As we trekked through bushes to reach the plateau we came upon lichen hugging and hanging from trees and boulders sprouting moss and ferns, exuding a tropical feel. After the luxuriant vegetation the open expanse seemed starkly divergent with tiny wildflowers brushing the terra firma. The landscape was simmering with flowers on wings - butterflies - soundlessly knitting in and out of the real thing. One particular one, the size of a small bird, was teasing us by flying into our faces but not being still enough to be photographed! Black with blue bands, this was the breath-taking beauty - the Malabar banded peacock. Yellow flowers of sonki (Graham’s groundsel or senecio grahamii) greeted the eye and like Wordsworth’s daffodils gladdened my heart. There were pepper-size white puff-balls, flower-heads in mauve and many other species of wildflowers, but I would be lying if I said we encountered an array of bewildering hues. Wildflowers as tiny as peas and pepper pods need to grow in utter profusion to be seen as a lush tapestry. Perhaps, we were a tad late in the season to capture that phenomenon. But let me also say this: to observe wildflowers in their amazing diversity one should glean the plateau minutely.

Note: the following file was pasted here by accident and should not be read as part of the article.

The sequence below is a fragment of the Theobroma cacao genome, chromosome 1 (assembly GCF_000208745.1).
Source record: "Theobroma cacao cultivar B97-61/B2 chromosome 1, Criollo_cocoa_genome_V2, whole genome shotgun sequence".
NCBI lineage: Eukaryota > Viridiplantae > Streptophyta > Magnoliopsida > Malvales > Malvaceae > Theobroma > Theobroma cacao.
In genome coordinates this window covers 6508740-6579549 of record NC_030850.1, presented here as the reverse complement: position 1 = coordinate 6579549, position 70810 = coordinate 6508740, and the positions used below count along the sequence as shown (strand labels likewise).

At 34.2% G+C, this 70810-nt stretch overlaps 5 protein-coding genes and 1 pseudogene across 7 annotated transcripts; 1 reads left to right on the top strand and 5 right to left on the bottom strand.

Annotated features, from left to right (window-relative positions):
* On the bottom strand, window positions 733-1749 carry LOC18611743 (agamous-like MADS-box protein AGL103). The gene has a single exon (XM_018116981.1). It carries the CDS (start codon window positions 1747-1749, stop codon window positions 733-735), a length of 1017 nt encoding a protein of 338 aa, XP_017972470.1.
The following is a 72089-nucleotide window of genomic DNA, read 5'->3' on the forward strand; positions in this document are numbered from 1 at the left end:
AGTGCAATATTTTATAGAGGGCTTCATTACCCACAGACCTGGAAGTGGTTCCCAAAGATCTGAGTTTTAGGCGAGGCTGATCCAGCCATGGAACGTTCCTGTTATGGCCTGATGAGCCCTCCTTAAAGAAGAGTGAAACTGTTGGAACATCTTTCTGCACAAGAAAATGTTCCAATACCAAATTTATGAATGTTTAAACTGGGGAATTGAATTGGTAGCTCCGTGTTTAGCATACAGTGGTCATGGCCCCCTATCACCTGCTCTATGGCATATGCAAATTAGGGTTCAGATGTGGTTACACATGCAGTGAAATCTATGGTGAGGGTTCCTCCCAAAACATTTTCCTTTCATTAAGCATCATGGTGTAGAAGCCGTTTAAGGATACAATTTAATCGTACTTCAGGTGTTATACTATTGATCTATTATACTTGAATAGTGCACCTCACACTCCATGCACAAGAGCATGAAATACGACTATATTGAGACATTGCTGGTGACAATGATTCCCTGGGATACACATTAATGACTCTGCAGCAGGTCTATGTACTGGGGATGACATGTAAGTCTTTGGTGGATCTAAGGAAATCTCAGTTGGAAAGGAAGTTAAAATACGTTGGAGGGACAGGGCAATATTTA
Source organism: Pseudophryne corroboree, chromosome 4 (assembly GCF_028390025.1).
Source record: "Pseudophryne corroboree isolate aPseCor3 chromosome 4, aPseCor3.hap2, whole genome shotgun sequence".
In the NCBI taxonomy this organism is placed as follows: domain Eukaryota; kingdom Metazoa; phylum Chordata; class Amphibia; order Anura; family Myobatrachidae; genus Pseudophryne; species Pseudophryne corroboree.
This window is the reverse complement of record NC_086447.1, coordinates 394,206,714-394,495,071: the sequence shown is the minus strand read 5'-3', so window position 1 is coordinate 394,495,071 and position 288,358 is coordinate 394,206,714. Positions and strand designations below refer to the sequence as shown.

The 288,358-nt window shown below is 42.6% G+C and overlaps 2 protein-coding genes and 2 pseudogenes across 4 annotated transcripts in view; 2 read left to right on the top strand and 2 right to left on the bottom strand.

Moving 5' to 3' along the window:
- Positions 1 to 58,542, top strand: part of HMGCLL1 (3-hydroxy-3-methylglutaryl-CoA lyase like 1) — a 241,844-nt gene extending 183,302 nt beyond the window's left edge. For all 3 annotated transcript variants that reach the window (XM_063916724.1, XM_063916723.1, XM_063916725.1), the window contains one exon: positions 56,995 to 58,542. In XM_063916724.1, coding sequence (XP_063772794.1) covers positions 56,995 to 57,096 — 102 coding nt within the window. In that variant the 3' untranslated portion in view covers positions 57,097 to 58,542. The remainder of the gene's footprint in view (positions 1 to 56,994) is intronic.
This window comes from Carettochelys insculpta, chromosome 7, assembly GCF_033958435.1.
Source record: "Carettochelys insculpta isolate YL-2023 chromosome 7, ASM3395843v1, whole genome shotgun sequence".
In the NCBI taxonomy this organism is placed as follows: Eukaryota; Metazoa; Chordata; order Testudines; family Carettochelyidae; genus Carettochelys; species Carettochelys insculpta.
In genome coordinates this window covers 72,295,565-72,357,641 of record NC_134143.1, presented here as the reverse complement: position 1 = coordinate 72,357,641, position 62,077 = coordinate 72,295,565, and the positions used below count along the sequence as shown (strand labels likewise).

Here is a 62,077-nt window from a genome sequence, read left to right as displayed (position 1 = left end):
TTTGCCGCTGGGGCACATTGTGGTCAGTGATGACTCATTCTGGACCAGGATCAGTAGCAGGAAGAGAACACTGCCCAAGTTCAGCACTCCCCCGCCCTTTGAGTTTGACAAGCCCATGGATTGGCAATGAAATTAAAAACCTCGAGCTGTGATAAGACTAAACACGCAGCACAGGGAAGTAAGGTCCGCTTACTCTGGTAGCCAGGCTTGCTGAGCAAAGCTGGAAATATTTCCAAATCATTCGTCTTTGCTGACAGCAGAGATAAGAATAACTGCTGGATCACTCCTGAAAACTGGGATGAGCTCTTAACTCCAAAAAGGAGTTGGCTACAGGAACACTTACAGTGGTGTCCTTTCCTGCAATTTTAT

This plateau in the Chorla Ghats is a special showcase of Goa’s back-wood biodiversity. We were on the edge of the hill (on the Karnataka side) smack by Goa’s Mhadei Wildlife Sanctuary overlooking the Sahyadri range in Maharashtra. Incidentally, we were told that this was pit-viper, tiger, sloth bear and gaur territory! And even as we were digesting the information, the mist stole from all sides engulfing us, leaving us alone with our wild imagination.